Merriam-Webster’s Word of the Day for January 18, 2020 is:

vicarious • vye-KAIR-ee-us  • adjective

1 : experienced or realized through imaginative or sympathetic participation in the experience of another

2 a : serving instead of someone or something else

b : that has been delegated

3 : performed or suffered by one person as a substitute for another or to the benefit or advantage of another : substitutionary

4 : occurring in an unexpected or abnormal part of the body instead of the usual one


“‘Gravity’ is a brilliantly realized, completely riveting, dread-drenched science fiction thriller about two astronauts stranded in orbit around Earth. And it turns out to be one amazing vicarious experience, simultaneously dream and nightmare, with a set of cinematic illusions that simply—well, maybe not so simply—astounds.” — Bill Wine, The Chestnut Hill Local (Philadelphia, Pennsylvania), 15 Nov. 2019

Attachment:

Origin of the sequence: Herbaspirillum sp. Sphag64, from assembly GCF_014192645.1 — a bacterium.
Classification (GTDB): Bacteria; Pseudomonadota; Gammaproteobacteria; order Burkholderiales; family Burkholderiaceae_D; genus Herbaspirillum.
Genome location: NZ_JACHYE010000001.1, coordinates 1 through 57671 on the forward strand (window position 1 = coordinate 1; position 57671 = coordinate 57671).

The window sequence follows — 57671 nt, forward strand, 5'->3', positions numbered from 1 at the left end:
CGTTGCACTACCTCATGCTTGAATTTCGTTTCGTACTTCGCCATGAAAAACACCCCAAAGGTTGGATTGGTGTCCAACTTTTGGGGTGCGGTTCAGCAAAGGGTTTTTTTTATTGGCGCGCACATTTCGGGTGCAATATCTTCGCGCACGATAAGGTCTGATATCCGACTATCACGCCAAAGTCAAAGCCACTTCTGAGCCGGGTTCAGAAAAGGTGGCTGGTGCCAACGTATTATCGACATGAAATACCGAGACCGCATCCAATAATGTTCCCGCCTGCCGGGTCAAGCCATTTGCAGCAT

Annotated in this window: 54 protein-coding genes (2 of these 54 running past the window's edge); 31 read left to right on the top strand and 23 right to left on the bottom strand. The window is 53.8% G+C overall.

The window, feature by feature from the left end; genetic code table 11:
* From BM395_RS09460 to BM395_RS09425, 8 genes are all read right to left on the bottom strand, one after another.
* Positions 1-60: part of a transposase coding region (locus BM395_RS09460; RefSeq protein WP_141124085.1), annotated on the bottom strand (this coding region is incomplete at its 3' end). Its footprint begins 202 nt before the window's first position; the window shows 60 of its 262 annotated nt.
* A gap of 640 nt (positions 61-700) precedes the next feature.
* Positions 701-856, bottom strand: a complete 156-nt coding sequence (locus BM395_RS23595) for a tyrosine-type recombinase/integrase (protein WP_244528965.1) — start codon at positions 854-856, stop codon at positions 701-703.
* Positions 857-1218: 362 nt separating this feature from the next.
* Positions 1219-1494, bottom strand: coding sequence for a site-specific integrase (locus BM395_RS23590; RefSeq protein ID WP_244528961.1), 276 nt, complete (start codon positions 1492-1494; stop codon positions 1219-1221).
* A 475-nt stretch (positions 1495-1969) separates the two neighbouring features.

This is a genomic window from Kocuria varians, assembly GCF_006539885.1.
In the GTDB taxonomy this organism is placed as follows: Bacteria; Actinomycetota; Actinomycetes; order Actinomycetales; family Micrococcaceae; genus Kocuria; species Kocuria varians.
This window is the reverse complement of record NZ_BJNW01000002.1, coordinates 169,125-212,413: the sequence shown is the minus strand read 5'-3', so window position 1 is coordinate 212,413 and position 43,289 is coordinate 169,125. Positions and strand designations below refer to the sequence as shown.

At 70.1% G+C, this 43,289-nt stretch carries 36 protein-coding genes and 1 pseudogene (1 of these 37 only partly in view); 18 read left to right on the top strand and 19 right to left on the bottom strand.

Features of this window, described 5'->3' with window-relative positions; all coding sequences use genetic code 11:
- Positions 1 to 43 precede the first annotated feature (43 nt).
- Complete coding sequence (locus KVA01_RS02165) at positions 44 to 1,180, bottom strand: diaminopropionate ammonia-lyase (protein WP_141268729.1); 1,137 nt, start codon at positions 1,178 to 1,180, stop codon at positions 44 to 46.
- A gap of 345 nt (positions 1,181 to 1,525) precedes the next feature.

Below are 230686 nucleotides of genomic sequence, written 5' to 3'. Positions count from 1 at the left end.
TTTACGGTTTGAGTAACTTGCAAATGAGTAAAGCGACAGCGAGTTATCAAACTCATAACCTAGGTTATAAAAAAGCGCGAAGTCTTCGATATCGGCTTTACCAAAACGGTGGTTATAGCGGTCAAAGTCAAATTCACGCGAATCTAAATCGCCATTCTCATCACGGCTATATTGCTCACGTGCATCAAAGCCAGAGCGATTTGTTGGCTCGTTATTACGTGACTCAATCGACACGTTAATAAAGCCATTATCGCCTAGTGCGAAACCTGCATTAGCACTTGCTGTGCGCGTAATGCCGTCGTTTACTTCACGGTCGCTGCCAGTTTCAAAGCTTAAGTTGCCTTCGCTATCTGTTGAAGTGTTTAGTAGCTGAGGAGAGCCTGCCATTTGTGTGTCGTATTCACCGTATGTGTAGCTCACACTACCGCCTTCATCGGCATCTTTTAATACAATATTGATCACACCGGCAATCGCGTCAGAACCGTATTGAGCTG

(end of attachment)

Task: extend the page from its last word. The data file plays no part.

“What kind of a play might Shakespeare have written if Lady Macbeth, rather than her husband, had been given the leading role? This is the premise of Kally Lloyd-Jones’s bold and haunting new work, in which she tries to imagine the full story of a woman so deprived of purpose, so hell-bent on vicarious power, that she will goad her husband to commit regicide.” — The Guardian (London), 9 Aug. 2017

Did you know?

If you act in someone’s stead, you take his or her place, at least temporarily. The oldest meaning of vicarious, which dates to the first half of the 1600s, is “serving instead of someone or something else.” The word vicarious derives from the Latin noun vicis, which means “change,” “alternation,” or “stead.” Vicis is also the source of the English prefix vice- (as in “vice president”), meaning “one that takes the place of.”

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